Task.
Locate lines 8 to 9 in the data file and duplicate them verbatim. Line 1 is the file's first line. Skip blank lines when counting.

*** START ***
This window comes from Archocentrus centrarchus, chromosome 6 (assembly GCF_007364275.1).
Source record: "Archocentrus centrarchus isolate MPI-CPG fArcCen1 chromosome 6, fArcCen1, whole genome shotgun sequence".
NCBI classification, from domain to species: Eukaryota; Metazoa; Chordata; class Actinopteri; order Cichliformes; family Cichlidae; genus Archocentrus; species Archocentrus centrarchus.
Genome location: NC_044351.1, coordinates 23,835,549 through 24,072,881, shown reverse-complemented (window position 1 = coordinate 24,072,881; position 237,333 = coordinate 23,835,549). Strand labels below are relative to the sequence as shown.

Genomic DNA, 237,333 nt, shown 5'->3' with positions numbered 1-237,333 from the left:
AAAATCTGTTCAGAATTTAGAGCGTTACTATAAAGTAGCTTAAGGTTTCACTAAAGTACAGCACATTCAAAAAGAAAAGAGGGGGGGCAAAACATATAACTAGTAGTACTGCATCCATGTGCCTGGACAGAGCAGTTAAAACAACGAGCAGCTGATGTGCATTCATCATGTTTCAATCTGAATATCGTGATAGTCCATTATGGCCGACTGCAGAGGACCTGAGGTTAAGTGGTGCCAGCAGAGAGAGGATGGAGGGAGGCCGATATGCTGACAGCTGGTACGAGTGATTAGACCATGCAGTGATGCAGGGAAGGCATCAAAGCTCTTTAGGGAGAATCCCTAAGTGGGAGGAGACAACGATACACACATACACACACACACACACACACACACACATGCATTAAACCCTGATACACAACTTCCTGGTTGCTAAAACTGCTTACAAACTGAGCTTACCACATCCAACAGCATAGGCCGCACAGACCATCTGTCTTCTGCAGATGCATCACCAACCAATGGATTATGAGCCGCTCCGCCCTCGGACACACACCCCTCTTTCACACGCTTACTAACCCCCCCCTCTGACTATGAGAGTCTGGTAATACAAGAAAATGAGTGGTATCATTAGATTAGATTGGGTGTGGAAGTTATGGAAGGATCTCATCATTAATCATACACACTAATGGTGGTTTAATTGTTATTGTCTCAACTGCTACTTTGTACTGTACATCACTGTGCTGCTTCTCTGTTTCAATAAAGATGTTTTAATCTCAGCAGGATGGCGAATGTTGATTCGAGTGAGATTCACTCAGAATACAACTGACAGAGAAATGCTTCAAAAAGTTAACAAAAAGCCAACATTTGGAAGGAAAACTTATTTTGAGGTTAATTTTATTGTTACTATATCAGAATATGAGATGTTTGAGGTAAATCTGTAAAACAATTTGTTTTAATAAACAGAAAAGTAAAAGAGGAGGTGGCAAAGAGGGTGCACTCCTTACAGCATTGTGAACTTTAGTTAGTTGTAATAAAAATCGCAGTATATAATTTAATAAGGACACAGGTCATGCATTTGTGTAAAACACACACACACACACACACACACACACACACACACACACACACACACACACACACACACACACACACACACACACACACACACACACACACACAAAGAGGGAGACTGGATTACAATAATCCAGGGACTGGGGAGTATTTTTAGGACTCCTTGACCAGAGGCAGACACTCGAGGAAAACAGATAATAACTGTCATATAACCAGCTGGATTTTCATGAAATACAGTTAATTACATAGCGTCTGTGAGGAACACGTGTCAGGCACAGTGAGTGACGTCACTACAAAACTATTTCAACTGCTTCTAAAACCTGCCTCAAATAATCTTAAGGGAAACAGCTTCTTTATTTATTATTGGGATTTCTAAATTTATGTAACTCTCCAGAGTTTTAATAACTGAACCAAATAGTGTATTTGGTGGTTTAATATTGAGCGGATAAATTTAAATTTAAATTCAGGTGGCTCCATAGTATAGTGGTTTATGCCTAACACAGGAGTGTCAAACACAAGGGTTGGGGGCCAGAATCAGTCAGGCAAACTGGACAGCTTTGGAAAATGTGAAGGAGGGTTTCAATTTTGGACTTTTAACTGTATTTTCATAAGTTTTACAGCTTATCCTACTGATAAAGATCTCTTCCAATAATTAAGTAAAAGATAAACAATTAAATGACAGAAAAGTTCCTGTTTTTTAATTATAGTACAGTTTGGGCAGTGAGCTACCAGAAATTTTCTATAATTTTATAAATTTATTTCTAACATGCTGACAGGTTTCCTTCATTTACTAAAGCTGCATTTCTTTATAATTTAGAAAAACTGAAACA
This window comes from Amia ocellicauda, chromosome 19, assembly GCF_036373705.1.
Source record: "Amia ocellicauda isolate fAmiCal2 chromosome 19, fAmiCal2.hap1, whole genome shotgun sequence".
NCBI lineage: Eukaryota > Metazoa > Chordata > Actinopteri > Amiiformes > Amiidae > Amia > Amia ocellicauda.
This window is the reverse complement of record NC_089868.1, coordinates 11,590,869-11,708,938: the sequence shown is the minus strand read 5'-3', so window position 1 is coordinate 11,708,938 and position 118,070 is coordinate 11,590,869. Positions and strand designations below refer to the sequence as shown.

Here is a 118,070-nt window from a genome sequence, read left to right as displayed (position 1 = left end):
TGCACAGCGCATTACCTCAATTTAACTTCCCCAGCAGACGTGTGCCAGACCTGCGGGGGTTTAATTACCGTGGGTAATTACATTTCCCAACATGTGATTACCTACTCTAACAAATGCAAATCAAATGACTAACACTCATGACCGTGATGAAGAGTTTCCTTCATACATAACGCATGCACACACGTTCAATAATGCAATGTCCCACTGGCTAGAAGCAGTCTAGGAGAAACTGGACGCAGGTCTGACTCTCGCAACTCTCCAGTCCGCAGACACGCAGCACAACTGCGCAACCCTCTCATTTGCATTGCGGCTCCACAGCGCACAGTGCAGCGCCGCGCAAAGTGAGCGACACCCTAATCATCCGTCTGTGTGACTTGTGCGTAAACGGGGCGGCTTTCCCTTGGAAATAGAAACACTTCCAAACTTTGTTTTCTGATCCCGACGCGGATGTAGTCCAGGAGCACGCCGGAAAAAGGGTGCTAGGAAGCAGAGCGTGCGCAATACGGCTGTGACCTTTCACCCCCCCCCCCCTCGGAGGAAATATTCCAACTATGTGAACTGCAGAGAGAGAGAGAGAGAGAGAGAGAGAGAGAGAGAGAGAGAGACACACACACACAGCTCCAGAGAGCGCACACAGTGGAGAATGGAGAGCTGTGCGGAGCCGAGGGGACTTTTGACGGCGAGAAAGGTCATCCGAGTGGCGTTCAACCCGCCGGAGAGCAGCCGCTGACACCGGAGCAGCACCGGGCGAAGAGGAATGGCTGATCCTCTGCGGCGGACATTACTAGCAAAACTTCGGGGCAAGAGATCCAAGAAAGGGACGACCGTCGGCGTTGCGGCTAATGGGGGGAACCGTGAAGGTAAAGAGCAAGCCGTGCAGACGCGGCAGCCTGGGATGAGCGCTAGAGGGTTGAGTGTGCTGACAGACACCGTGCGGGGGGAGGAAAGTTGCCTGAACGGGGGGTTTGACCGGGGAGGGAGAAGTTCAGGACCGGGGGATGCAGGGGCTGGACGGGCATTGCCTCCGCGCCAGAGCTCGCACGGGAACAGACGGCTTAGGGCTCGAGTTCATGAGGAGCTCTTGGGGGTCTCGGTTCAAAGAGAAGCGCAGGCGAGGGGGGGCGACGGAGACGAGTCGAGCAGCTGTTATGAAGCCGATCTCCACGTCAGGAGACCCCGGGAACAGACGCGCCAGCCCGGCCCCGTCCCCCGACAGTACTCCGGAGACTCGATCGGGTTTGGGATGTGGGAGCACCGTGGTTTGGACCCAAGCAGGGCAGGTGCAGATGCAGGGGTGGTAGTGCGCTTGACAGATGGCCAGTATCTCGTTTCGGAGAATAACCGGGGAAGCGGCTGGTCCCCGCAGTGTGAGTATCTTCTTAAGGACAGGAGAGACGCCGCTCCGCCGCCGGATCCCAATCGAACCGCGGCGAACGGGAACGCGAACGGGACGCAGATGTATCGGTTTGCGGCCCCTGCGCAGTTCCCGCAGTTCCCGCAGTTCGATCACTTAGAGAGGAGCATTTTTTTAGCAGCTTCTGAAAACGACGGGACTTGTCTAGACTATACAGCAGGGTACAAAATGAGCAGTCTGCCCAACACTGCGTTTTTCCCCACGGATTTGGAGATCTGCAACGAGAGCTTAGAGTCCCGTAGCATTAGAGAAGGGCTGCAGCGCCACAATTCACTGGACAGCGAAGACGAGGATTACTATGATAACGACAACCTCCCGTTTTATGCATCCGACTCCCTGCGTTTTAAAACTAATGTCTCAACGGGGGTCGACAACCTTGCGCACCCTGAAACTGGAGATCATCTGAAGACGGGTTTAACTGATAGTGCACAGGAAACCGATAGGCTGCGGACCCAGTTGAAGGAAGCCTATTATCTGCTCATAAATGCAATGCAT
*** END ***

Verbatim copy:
Source record: "Amia ocellicauda isolate fAmiCal2 chromosome 19, fAmiCal2.hap1, whole genome shotgun sequence".
NCBI lineage: Eukaryota > Metazoa > Chordata > Actinopteri > Amiiformes > Amiidae > Amia > Amia ocellicauda.